Holcumb History, Family Crest & Coats of Arms
- Origins Available:
The ancestors of the bearers of the Holcumb family name are thought have lived in ancient Anglo-Saxon England. They were first found in Holcombe, in Devon, Dorset, Gloucestershire, Lancashire, Oxfordshire, and Somerset. The place-name is derived from the Old English elements hol, which means "deep" or "hollow," and cumb, which means "valley." The place-name taken as a whole means "deep hollow valley." 
Early Origins of the Holcumb family
The surname Holcumb was first found in Devon where Holcombe Rogus is listed in the Domesday Book of 1086.  Rogo held the manor in 1086.
From this earliest reference, the Testa de Nevill, sive Liber Feodorum, temp. Henry III-Edward I. listed Henry de Holecoumbe, Devon, Henry III-Edward I.  Later the Hundrodorum Rolls of 1273 listed: John de Holecumbe, Somerset, Geoffrey de Holecumb, Oxfordshire, and Simon de Holecumb, Oxfordshire. 
The source Old English Bynames listed Brihtmer at Holacumbe c.1100-30 and Adam de Holecumb was listed in the Assize Rolls of Somerset in 1256. 
Early History of the Holcumb family
This web page shows only a small excerpt of our Holcumb research. Another 79 words (6 lines of text) covering the years 1301, 1525, 1690, 1750, 1690, 1706, 1708, 1707 and 1750 are included under the topic Early Holcumb History in all our PDF Extended History products and printed products wherever possible.
Holcumb Spelling Variations
Until quite recently, the English language has lacked a definite system of spelling rules. Consequently, Anglo-Saxon surnames are characterized by a multitude of spelling variations. Changes in Anglo-Saxon names were influenced by the evolution of the English language, as it incorporated elements of French, Latin, and other languages. Although Medieval scribes and church officials recorded names as they sounded, so it is common to find one person referred to by several different spellings of his surname, even the most literate people varied the spelling of their own names. Variations of the name Holcumb include Holcombe, Holcomb and others.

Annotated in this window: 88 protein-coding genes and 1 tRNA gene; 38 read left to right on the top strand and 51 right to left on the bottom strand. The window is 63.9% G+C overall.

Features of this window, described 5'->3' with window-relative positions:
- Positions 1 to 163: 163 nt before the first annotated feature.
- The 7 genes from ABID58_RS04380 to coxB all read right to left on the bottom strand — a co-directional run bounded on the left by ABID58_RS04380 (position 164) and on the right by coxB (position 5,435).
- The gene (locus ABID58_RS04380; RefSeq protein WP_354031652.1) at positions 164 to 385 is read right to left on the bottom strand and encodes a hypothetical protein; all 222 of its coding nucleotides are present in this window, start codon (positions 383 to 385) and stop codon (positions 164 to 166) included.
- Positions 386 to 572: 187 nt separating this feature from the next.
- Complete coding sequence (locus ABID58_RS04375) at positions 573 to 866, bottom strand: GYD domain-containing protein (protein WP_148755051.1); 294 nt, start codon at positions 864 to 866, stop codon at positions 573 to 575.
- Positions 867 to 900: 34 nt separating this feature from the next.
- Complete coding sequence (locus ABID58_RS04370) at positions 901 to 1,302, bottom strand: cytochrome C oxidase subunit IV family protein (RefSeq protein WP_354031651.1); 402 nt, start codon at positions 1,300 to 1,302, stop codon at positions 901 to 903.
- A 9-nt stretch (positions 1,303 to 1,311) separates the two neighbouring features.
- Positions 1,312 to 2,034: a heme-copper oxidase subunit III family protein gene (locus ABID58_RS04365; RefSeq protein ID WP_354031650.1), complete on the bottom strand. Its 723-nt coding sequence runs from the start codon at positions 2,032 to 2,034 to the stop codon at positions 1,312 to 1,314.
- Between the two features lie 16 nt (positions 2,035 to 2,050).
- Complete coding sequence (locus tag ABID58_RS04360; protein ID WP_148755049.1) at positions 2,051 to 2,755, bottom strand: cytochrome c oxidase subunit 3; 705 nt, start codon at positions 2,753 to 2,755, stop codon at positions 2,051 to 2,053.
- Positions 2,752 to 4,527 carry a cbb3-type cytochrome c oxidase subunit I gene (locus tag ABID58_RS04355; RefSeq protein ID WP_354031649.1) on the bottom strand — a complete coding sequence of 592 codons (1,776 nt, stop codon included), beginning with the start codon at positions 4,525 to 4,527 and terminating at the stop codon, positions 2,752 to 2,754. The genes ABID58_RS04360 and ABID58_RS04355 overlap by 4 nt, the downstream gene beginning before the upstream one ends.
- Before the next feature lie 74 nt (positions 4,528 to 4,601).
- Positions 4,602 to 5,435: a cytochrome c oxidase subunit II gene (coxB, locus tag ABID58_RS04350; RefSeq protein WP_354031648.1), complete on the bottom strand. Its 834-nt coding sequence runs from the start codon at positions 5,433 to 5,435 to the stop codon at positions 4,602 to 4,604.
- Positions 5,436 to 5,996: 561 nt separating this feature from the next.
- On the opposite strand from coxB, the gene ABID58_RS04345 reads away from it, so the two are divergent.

Early Notables of the Holcumb family (pre 1700)
Notables of the family at this time include Henry Holcombe (1690?-1750?), English musical composer, born about 1690, probably at Shrewsbury, and was a chorister there. " While still a boy, he came to London, and took part in the ‘Anglo-Italian’ operatic performances at Drury Lane. His...
Another 45 words (3 lines of text) are included under the topic Early Holcumb Notables in all our PDF Extended History products and printed products wherever possible.
Migration of the Holcumb family
Searching for a better life, many English families migrated to British colonies. Unfortunately, the majority of them traveled under extremely harsh conditions: overcrowding on the ships caused the majority of the immigrants to arrive diseased, famished, and destitute from the long journey across the ocean. For those families that arrived safely, modest prosperity was attainable, and many went on to make invaluable contributions to the development of the cultures of the new colonies. Research into the origins of individual families in North America revealed records of the immigration of a number of people bearing the name Holcumb or a variant listed above: Thomas Holcomb, who settled in Nantucket, Massachusetts in 1630; Andrew and Thomas Holcombe settled in Barbados in 1663; Sarah Holcombe settled in Jamaica in 1664.
Related Stories +
- ^ Mills, A.D., Dictionary of English Place-Names. Oxford: Oxford University Press, 1991. Print. (ISBN 0-19-869156-4)
- ^ Williams, Dr Ann. And G.H. Martin, Eds., Domesday Book A Complete Translation. London: Penguin, 1992. Print. (ISBN 0-141-00523-8)
- ^ Testa de Nevill or "Liber Feodorum" or "Book of Fees," thought to have been written by Ralph de Nevill, for King John (1199–1216)
- ^ Bardsley, C.W, A Dictionary of English and Welsh Surnames: With Special American Instances. Wiltshire: Heraldry Today, 1901. Print. (ISBN 0-900455-44-6)
- ^ Reaney, P.H and R.M. Wilson, A Dictionary of English Surnames. London: Routledge, 1991. Print. (ISBN 0-415-05737-X)